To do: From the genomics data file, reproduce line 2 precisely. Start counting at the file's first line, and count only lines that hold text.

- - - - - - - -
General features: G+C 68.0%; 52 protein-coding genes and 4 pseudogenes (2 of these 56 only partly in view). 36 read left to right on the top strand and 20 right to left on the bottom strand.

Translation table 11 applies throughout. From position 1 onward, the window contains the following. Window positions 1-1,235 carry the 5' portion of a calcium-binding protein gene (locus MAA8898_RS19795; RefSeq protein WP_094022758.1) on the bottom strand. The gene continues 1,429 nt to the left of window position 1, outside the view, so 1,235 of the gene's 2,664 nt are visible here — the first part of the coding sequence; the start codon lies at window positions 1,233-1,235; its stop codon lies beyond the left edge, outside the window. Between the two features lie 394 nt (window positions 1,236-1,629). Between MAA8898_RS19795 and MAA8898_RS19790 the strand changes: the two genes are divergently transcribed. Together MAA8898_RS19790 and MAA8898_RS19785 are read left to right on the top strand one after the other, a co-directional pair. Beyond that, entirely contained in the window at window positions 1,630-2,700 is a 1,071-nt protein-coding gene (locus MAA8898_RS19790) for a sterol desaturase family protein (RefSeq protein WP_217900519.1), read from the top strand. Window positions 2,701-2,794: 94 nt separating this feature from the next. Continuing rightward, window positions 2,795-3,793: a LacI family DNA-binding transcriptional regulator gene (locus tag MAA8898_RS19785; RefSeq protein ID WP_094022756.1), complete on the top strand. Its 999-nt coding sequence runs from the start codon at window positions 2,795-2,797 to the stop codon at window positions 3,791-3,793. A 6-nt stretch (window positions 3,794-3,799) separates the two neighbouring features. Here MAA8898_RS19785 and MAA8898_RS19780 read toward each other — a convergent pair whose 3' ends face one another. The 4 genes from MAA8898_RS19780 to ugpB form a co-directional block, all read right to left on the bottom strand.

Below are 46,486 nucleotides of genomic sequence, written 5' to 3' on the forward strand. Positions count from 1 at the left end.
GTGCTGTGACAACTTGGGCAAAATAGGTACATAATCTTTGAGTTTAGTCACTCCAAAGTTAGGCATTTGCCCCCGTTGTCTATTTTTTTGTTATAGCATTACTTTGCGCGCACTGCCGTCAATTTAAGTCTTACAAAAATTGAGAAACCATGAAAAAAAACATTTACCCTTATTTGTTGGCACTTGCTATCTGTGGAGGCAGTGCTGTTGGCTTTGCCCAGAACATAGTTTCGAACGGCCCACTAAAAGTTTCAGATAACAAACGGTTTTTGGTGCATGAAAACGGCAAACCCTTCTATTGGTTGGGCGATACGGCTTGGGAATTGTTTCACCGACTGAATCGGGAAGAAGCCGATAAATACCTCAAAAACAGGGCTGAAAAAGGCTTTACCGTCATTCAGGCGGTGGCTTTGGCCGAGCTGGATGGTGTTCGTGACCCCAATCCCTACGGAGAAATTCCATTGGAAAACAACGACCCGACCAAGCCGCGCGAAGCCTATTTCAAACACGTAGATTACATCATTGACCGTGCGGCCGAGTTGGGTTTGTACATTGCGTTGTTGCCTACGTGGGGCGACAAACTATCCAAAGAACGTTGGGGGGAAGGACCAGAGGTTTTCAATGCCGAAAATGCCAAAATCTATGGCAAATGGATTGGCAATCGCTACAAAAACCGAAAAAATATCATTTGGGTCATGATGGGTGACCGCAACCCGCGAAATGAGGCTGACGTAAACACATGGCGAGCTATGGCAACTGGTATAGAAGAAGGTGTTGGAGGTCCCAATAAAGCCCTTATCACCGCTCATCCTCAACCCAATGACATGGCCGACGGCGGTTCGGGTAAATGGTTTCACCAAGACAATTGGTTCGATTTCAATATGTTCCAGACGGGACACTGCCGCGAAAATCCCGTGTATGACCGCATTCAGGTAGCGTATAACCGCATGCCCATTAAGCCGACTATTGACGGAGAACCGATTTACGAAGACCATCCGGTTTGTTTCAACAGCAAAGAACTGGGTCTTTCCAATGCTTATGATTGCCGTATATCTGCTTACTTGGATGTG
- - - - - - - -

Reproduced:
Translation table 11 applies throughout. From position 1 onward, the window contains the following. Window positions 1-1,235 carry the 5' portion of a calcium-binding protein gene (locus MAA8898_RS19795; RefSeq protein WP_094022758.1) on the bottom strand. The gene continues 1,429 nt to the left of window position 1, outside the view, so 1,235 of the gene's 2,664 nt are visible here — the first part of the coding sequence; the start codon lies at window positions 1,233-1,235; its stop codon lies beyond the left edge, outside the window. Between the two features lie 394 nt (window positions 1,236-1,629). Between MAA8898_RS19795 and MAA8898_RS19790 the strand changes: the two genes are divergently transcribed. Together MAA8898_RS19790 and MAA8898_RS19785 are read left to right on the top strand one after the other, a co-directional pair. Beyond that, entirely contained in the window at window positions 1,630-2,700 is a 1,071-nt protein-coding gene (locus MAA8898_RS19790) for a sterol desaturase family protein (RefSeq protein WP_217900519.1), read from the top strand. Window positions 2,701-2,794: 94 nt separating this feature from the next. Continuing rightward, window positions 2,795-3,793: a LacI family DNA-binding transcriptional regulator gene (locus tag MAA8898_RS19785; RefSeq protein ID WP_094022756.1), complete on the top strand. Its 999-nt coding sequence runs from the start codon at window positions 2,795-2,797 to the stop codon at window positions 3,791-3,793. A 6-nt stretch (window positions 3,794-3,799) separates the two neighbouring features. Here MAA8898_RS19785 and MAA8898_RS19780 read toward each other — a convergent pair whose 3' ends face one another. The 4 genes from MAA8898_RS19780 to ugpB form a co-directional block, all read right to left on the bottom strand.